ASO’s Arab Unity Talk by Celeste Abourjeili.
When it comes to the question of identity, most students have a straightforward answer based on citizenship, cultural background, or place of birth. For European students, identification with Europe is clear-cut based on geographic location and, in many cases, EU membership. For Arab students, however, the answer is not so simple. Which students identify as Arab, and do they feel a sense of belonging or unity to this group? Is the idea of a formal Arab union at all feasible? On December 6th, the Arab Student Organization (ASO) hosted Arab Unity Talks to find out.
“I would like to believe in Arab Unity as this magnificent and powerful dream where we all unite for once and for all against the western world and take our fate into our hands,” said ASO President and 2A Aliaa Kamal. However, she thinks that “it’s impossible for [Arab countries] to unite because [they] would be harnessing the most powerful resource in the world.” In addition to Arab countries’ dominance in the oil industry, Kamal pointed towards the current state of Arab nations as a weak link in potential unity. “The UAE is destabilizing Yemen, Saudi Arabia is blockading Qatar, and everyone is signing deals with Israel. How can we even speak of unity at this point?” Kamal said.
1A Maryam Alwan shared similar concerns on the political feasibility of Arab unity, but she stayed optimistic about the possibility. “I’m not sure how feasible it is given the incredibly corrupt nature of the governments and the divisiveness of recent years. It doesn’t mean it’s not something to strive for, though,” said Alwan.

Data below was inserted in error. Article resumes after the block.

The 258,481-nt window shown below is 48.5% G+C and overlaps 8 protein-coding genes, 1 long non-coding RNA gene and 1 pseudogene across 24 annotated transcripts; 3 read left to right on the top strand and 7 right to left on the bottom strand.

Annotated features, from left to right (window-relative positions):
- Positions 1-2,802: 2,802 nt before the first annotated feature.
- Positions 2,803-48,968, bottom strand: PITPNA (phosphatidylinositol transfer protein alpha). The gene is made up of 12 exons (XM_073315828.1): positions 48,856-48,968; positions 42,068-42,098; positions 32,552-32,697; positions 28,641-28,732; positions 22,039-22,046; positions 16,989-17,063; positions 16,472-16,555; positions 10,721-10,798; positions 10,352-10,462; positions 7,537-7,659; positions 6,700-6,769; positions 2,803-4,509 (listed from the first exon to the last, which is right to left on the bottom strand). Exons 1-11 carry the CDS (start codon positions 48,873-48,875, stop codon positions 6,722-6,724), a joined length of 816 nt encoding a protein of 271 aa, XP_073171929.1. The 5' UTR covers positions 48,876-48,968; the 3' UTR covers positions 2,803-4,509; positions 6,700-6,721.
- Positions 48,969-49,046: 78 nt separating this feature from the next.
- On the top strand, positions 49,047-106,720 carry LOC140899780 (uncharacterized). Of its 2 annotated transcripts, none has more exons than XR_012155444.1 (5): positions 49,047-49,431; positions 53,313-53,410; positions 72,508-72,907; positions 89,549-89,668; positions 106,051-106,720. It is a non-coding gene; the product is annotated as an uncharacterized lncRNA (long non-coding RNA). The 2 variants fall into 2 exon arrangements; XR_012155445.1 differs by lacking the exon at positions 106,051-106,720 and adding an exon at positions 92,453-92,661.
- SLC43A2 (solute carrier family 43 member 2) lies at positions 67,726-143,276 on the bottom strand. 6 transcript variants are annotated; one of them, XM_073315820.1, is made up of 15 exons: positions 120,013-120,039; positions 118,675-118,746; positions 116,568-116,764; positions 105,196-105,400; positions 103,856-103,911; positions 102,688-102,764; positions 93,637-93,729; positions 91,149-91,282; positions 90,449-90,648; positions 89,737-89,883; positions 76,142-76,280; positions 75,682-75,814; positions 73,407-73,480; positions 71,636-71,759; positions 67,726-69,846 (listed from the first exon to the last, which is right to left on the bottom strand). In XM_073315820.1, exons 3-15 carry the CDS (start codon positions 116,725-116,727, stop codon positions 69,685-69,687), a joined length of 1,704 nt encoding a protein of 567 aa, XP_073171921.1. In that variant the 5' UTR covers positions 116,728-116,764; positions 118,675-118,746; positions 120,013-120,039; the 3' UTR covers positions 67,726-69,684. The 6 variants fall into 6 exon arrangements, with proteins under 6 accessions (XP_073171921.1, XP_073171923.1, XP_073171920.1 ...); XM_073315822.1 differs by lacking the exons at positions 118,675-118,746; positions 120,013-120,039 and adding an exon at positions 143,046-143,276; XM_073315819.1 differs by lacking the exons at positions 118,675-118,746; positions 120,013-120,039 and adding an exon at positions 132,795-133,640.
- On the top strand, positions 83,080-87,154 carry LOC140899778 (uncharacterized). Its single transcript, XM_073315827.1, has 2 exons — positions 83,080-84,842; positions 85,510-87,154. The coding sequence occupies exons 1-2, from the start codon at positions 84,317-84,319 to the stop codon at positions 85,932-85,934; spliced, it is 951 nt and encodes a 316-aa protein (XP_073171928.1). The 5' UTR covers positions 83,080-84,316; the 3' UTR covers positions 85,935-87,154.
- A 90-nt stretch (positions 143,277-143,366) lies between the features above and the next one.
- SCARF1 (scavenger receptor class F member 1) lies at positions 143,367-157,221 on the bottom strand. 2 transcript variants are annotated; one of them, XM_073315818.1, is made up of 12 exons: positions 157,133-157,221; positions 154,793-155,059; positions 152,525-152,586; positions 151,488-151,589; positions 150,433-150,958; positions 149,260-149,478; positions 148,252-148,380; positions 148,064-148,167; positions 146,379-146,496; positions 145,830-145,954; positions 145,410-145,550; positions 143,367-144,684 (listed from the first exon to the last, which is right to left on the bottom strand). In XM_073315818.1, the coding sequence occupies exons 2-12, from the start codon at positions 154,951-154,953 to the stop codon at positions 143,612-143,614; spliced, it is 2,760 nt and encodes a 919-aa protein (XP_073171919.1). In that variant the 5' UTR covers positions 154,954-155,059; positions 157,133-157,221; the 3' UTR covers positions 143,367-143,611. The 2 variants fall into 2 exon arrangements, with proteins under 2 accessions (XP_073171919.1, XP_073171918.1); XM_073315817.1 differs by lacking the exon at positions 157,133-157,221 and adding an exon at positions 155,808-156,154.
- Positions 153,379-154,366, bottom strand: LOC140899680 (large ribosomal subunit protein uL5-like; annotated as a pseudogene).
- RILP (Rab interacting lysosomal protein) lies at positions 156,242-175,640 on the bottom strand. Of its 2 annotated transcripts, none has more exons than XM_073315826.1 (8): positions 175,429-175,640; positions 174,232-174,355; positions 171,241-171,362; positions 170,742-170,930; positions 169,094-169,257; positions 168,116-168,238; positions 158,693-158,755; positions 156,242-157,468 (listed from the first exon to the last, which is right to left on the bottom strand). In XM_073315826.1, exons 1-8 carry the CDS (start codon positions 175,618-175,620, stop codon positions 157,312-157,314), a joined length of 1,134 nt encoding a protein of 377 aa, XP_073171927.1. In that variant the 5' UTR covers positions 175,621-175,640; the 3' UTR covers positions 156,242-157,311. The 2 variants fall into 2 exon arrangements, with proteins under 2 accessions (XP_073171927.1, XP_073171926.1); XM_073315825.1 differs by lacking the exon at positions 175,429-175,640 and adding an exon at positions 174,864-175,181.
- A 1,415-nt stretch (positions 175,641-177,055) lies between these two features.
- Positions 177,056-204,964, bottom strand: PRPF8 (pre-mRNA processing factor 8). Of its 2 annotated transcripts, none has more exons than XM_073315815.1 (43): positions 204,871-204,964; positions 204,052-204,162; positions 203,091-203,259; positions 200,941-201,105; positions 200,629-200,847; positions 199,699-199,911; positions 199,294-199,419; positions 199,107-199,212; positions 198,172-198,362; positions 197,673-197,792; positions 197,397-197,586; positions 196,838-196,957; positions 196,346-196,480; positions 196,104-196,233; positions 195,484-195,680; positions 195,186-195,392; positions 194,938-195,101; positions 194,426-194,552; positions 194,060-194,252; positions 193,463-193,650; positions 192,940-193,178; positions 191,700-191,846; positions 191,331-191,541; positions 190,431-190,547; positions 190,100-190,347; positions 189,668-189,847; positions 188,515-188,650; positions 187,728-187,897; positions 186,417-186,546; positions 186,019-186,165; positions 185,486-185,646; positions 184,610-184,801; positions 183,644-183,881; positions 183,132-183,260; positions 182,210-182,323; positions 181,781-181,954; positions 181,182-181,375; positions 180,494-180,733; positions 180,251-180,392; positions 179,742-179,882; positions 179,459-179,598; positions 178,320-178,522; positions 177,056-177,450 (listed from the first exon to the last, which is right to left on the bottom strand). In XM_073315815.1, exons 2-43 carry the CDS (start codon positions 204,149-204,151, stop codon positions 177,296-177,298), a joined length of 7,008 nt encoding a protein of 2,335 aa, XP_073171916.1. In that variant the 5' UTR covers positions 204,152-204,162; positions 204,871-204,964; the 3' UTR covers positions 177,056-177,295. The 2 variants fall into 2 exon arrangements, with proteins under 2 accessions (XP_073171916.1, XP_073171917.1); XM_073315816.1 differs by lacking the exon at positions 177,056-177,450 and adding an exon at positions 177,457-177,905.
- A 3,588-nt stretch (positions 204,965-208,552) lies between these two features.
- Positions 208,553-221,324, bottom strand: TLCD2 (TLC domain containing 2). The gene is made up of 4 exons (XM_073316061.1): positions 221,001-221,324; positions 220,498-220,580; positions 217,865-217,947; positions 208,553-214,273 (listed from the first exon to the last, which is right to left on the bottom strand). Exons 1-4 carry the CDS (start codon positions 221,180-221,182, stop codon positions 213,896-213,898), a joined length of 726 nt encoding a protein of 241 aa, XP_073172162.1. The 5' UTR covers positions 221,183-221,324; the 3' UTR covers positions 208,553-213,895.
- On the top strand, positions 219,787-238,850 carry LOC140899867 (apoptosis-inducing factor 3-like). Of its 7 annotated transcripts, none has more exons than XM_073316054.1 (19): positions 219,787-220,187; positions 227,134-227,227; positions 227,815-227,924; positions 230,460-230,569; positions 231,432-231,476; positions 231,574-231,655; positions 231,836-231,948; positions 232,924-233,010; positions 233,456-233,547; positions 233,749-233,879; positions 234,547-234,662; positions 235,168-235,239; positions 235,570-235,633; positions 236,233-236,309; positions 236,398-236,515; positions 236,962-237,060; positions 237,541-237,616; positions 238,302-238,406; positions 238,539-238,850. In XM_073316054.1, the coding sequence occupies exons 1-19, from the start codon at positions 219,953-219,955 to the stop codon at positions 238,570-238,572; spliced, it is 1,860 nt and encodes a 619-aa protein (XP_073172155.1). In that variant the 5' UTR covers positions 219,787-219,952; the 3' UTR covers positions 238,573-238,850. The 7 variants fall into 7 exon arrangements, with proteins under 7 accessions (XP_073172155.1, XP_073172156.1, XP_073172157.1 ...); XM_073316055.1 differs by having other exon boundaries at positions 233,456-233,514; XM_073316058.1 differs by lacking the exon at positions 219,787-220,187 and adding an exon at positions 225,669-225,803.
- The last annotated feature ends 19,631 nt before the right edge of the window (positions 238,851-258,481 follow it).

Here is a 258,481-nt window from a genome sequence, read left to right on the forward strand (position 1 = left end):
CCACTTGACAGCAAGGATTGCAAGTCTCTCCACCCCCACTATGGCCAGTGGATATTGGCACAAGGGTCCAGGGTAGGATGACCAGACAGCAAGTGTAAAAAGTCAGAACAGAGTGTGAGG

Many students shared further sentiments that the Arab world is too divided for complete unity. “I believe in Maghreb unity and more economic and cultural unity like free trade zones, student exchanges, etc., but I feel like the Gulf and Levant are very different so I don’t see this happening,” said an anonymous respondent. Alwan agreed, stating that “realistically, [an Arab union] might have to be divided based on Middle East and North Africa.”
The disparity between the appeal of Arab unity and the fear of infeasibility is stark among SciencesPistes. In a survey of 16 SciencesPo Menton students, 9 of whom were Arab and 7 of whom were non-Arab, the vote was split with 50% believing that there should be a formal Arab union of some kind and 50% believing that there should not.
“Politically, I do not think that an Arab union is plausible or would be efficient for guaranteeing rights and protections of values to the people. That being said, I think that cultural similarities are a unifying feature that can be celebrated and embraced, as well as recognition of the nuances and differences between Arabs of different backgrounds,” said 1A Ines Ben Taher in response to the prompt.
Others posed the question: what even qualifies as Arab? Many Arab immigrants or descendants in other countries expressed confusion regarding their self-identification. 1A Sania Mahyou, who is of mixed Arab descent but was raised in Belgium, does not identify completely with Belgian or Arab culture.